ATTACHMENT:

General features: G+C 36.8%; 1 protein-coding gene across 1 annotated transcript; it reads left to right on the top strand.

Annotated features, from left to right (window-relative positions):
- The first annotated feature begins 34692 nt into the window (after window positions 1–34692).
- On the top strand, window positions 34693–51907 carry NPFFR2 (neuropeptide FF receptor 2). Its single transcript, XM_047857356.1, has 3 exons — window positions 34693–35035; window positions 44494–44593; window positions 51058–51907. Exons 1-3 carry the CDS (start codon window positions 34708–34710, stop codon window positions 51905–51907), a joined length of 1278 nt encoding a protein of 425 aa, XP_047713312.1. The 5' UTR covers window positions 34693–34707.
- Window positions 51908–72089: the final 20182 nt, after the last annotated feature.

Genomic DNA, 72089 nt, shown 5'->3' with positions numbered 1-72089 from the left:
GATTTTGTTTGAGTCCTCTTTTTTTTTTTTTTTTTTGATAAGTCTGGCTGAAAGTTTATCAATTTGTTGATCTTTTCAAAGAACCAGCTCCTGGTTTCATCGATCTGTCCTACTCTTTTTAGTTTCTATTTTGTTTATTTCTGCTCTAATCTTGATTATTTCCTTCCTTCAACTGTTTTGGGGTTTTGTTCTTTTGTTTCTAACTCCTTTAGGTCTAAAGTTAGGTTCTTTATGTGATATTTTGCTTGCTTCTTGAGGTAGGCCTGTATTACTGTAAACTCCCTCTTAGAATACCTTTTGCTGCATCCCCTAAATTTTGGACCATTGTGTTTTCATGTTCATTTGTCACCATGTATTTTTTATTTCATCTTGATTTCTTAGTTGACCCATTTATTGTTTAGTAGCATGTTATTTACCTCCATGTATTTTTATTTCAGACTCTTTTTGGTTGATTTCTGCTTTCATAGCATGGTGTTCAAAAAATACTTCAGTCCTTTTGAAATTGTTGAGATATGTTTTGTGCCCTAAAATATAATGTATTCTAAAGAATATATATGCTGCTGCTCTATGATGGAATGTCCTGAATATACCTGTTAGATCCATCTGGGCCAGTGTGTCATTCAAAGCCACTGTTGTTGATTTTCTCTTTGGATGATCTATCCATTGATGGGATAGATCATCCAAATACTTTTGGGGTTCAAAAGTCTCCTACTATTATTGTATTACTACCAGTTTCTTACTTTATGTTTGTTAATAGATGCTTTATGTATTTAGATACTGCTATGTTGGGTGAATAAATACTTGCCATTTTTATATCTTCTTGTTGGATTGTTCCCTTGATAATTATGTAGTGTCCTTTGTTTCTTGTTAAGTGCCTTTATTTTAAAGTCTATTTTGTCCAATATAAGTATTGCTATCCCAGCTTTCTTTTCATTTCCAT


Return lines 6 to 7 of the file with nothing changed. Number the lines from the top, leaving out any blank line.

Genomic DNA, 72089 nt, shown 5'->3' with positions numbered 1-72089 from the left:
GATTTTGTTTGAGTCCTCTTTTTTTTTTTTTTTTTTGATAAGTCTGGCTGAAAGTTTATCAATTTGTTGATCTTTTCAAAGAACCAGCTCCTGGTTTCATCGATCTGTCCTACTCTTTTTAGTTTCTATTTTGTTTATTTCTGCTCTAATCTTGATTATTTCCTTCCTTCAACTGTTTTGGGGTTTTGTTCTTTTGTTTCTAACTCCTTTAGGTCTAAAGTTAGGTTCTTTATGTGATATTTTGCTTGCTTCTTGAGGTAGGCCTGTATTACTGTAAACTCCCTCTTAGAATACCTTTTGCTGCATCCCCTAAATTTTGGACCATTGTGTTTTCATGTTCATTTGTCACCATGTATTTTTTATTTCATCTTGATTTCTTAGTTGACCCATTTATTGTTTAGTAGCATGTTATTTACCTCCATGTATTTTTATTTCAGACTCTTTTTGGTTGATTTCTGCTTTCATAGCATGGTGTTCAAAAAATACTTCAGTCCTTTTGAAATTGTTGAGATATGTTTTGTGCCCTAAAATATAATGTATTCTAAAGAATATATATGCTGCTGCTCTATGATGGAATGTCCTGAATATACCTGTTAGATCCATCTGGGCCAGTGTGTCATTCAAAGCCACTGTTGTTGATTTTCTCTTTGGATGATCTATCCATTGATGGGATAGATCATCCAAATACTTTTGGGGTTCAAAAGTCTCCTACTATTATTGTATTACTACCAGTTTCTTACTTTATGTTTGTTAATAGATGCTTTATGTATTTAGATACTGCTATGTTGGGTGAATAAATACTTGCCATTTTTATATCTTCTTGTTGGATTGTTCCCTTGATAATTATGTAGTGTCCTTTGTTTCTTGTTAAGTGCCTTTATTTTAAAGTCTATTTTGTCCAATATAAGTATTGCTATCCCAGCTTTCTTTTCATTTCCAT